The Color of War

Images of aggression from the boardroom to the battlefield

Cassie's chosen titles illuminate the origin of the works. The paintings are named after hurricanes that struck Florida and Texas during years in which Muhammad Ali either fought matches in those states, received a suspension, or regained his license. Other works share the names of storms that hit either during the year boxer Rubin "Hurricane" Carter terminated his career or the year of his release from jail. This is quite a macho subtext for rather feminine paintings.

The artist draws parallels between the pugilist's inclination toward violence within the acceptable parameters of sport -- in the boxing ring, a square -- and the destruction unfurled by a storm as it ravages the earth's surface -- on canvas, also a square. Cassie echoes a storm system filled with moisture, using skeins of thin, glossy enamel to indicate rapid, fluid movement. The eyes of the storm are painted on the surface of four works, Beulah, Isabel, Fern, and Gloria, markings that resemble aggressively planted lipstick smudges. The viewer's eye attempts to penetrate the density of the picture plane, but is ultimately obstructed. The feverish aerial views are equal parts Fight Club and ice-cream sundae, whether or not they make reference to storms or boxers.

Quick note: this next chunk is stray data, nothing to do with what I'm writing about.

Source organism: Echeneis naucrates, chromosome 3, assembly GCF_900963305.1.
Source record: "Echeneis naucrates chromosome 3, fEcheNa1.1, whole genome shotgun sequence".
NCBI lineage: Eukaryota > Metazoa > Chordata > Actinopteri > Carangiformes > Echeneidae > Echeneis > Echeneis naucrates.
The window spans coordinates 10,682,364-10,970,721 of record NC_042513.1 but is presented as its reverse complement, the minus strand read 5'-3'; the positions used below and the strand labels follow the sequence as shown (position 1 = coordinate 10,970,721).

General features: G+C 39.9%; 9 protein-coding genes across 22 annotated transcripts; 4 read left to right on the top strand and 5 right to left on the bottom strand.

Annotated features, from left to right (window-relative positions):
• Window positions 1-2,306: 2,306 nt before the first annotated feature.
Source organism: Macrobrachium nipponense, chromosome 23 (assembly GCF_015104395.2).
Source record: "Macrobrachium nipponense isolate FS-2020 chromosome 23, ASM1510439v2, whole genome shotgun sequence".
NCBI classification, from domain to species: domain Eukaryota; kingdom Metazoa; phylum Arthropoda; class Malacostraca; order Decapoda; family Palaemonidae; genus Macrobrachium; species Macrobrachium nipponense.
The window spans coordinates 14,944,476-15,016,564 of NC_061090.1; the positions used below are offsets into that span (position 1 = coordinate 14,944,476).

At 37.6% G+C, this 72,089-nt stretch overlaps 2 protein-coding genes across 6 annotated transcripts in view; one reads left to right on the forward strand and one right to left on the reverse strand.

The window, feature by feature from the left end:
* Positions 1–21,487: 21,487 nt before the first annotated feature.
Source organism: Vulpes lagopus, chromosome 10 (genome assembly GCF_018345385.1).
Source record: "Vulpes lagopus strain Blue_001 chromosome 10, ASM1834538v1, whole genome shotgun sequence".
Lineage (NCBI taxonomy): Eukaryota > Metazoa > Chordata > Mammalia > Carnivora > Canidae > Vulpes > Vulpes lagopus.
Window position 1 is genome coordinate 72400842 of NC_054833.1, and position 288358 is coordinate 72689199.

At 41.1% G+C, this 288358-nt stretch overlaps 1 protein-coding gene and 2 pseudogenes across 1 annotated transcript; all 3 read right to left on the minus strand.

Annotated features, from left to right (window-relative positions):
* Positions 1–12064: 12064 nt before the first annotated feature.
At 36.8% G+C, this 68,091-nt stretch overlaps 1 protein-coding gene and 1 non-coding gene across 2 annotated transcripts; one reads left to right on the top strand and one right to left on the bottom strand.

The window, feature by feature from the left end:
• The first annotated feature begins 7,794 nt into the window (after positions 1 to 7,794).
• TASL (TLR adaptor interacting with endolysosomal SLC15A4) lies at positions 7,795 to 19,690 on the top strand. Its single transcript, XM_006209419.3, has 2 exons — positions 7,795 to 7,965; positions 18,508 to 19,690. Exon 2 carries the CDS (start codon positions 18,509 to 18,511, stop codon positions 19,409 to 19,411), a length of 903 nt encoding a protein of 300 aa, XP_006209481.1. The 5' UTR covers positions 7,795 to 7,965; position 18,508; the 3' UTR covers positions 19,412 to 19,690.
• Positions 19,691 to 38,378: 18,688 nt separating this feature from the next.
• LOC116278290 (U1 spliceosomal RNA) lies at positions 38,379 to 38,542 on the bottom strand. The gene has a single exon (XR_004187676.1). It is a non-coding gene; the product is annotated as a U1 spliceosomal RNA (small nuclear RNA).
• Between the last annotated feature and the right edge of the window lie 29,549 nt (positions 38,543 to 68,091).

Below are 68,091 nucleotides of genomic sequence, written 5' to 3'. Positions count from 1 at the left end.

A polyglot artist whose previous works include photography, drawing, and sculpture with a variety materials -- from sugar cubes to insulation slabs to cast resin -- Cassie remains ever attentive to the subtle relationships among perception, conception, and presentation. The paintings featured in "Eyewall" exert an energetic presence that is analogous to both the boxer and the storm.

The Zapruder Covert Waltz by Dominic McGill
The Zapruder Covert Waltz by Dominic McGill
From Nate Cassie's "Eyewall"
From Nate Cassie's "Eyewall"

Details

Through July 1. 305-438-1163. Open Wednesday through Saturday, 10:00 a.m. to 5:00 p.m. or by appointment.

The Moore Space, 4040 NE Second Ave, second floor, Miami

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Also showing at Ingalls & Associates is "Dark Match," a series of video stills by Damian Rojo that explores the radical chic of boxing.

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